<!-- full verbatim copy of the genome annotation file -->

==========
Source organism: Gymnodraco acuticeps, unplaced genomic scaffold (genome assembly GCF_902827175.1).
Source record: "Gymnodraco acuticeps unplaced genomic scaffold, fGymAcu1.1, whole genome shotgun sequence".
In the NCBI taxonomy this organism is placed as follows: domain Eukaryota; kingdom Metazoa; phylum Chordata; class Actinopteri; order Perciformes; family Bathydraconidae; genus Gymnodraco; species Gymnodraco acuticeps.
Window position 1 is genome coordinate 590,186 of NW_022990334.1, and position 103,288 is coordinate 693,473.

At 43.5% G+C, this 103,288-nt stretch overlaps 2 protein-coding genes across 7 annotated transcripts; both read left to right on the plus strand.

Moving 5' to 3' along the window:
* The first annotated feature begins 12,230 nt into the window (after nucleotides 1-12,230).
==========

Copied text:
Source organism: Gymnodraco acuticeps, unplaced genomic scaffold (genome assembly GCF_902827175.1).
Source record: "Gymnodraco acuticeps unplaced genomic scaffold, fGymAcu1.1, whole genome shotgun sequence".
In the NCBI taxonomy this organism is placed as follows: domain Eukaryota; kingdom Metazoa; phylum Chordata; class Actinopteri; order Perciformes; family Bathydraconidae; genus Gymnodraco; species Gymnodraco acuticeps.
Window position 1 is genome coordinate 590,186 of NW_022990334.1, and position 103,288 is coordinate 693,473.

At 43.5% G+C, this 103,288-nt stretch overlaps 2 protein-coding genes across 7 annotated transcripts; both read left to right on the plus strand.

Moving 5' to 3' along the window:
* The first annotated feature begins 12,230 nt into the window (after nucleotides 1-12,230).